Wednesday, January 14, 2015

Edward Thomas - the sprained ankle poems.

Laid low with a badly sprained ankle, Edward Thomas was writing poems at a great rate. He once said he wrote well when in pain.
A Private, written on 6th and 7th January, has the first reference, I think, to the war, and it seems he altered it from its first draft, which referred to 'an old man' and implied the Boer war. What a powerful message it gives about those thousands lost and never found, or unrecognizable.
Pictures by Nick Hedges
This ploughman dead in battle slept out of doors
Many a frosty night, and merrily
Answered staid drinkers, good bedmen, and all bores:
'At Mrs Greenland's Hawthorn Bush,' said he,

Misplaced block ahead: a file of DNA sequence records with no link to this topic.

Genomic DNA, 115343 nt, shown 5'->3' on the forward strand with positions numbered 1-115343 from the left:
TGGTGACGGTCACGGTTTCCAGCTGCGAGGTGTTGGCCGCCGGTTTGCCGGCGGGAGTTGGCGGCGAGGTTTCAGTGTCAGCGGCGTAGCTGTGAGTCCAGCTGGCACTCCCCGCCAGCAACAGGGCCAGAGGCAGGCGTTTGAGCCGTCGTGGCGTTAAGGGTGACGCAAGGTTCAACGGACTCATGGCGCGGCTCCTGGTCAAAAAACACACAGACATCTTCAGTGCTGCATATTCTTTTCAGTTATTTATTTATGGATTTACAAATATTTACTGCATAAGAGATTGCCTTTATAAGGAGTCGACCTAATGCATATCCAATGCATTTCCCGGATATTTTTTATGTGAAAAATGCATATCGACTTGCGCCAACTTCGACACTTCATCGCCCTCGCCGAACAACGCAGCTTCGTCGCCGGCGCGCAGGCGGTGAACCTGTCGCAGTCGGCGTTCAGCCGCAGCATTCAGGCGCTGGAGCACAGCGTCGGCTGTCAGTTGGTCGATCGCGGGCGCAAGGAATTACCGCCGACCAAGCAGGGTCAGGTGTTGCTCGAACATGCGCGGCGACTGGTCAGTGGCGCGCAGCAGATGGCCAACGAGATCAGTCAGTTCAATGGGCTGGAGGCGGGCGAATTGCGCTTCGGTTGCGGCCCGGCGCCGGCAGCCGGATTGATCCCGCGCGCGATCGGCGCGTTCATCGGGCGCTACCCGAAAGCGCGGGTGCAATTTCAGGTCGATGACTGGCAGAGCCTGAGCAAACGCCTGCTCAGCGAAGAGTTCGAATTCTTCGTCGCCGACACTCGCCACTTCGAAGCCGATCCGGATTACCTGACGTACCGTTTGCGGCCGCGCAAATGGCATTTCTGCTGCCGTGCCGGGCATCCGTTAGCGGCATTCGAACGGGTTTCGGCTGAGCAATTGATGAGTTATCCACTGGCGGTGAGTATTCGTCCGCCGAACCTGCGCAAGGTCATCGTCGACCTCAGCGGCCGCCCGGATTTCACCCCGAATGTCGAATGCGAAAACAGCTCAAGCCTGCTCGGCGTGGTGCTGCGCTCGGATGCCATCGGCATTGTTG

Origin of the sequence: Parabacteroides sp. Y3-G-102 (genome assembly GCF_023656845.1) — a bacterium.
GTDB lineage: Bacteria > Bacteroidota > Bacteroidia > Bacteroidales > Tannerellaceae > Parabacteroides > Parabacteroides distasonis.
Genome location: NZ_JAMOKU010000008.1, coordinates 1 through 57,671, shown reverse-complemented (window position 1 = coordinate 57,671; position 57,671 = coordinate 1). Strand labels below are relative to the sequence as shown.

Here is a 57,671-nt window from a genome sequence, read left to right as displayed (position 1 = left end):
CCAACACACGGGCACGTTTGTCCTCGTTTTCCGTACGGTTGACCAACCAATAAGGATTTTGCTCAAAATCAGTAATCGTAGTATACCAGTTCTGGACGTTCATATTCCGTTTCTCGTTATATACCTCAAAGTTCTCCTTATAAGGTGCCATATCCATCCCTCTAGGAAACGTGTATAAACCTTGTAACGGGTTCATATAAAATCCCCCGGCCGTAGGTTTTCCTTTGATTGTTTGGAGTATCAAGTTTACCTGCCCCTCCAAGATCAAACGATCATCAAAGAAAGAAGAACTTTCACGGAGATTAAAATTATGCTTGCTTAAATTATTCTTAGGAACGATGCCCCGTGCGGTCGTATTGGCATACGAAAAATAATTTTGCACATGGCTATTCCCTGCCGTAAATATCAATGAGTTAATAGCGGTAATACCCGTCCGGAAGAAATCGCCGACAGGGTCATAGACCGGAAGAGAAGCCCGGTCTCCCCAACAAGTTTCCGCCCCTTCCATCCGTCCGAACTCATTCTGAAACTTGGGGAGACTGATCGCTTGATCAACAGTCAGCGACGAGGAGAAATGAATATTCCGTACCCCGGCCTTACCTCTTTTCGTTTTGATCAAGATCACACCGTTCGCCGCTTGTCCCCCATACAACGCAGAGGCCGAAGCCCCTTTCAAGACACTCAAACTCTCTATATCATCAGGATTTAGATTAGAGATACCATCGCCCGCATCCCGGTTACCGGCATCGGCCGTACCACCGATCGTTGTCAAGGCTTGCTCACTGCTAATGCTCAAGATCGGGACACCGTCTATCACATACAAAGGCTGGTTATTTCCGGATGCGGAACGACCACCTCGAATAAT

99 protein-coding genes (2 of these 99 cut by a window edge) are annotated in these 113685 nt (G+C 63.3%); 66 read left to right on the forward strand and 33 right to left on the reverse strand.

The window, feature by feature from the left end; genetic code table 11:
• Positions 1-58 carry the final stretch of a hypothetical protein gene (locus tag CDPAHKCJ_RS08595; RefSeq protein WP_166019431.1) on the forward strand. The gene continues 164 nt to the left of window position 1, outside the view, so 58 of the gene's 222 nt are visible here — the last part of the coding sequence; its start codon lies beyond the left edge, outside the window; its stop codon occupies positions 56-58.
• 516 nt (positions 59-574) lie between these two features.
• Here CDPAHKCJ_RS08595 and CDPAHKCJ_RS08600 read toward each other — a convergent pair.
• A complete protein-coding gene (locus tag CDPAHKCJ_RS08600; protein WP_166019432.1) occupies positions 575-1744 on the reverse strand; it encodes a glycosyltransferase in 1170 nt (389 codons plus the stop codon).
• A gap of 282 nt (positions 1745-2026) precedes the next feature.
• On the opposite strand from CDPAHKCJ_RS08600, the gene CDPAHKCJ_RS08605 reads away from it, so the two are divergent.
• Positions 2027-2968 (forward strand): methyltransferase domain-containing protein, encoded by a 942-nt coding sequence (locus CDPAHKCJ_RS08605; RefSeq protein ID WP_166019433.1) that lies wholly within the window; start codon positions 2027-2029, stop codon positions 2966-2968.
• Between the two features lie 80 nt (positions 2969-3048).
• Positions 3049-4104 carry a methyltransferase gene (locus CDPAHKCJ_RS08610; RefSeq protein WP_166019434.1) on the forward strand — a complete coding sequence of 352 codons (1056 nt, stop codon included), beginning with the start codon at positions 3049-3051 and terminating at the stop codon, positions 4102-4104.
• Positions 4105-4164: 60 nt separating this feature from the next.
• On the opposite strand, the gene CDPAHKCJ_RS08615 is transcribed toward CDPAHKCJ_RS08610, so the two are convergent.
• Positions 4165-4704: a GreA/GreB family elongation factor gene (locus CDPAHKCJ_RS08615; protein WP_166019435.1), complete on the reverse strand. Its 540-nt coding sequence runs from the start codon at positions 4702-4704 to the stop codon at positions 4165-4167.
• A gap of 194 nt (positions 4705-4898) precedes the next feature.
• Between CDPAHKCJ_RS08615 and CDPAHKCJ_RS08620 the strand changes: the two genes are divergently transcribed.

'I slept.' None knew which bush. Above the town,
Beyond 'The Drover', a hundred spot the down
In Wiltshire. And where now at last he sleeps
More sound in France—that, too, he secret keeps.

As Edna Longley comments, this is a traditional folk idea but the oxymorons of 'gloom of whiteness' and 'dusky brightness' darken the metaphor.
In the gloom of whiteness,
In the great silence of snow,
A child was sighing
And bitterly saying: "Oh,
They have killed a white bird up there on her nest,
The down is fluttering from her breast!"
And still it fell through that dusky brightness
On the child crying for the bird of the snow.

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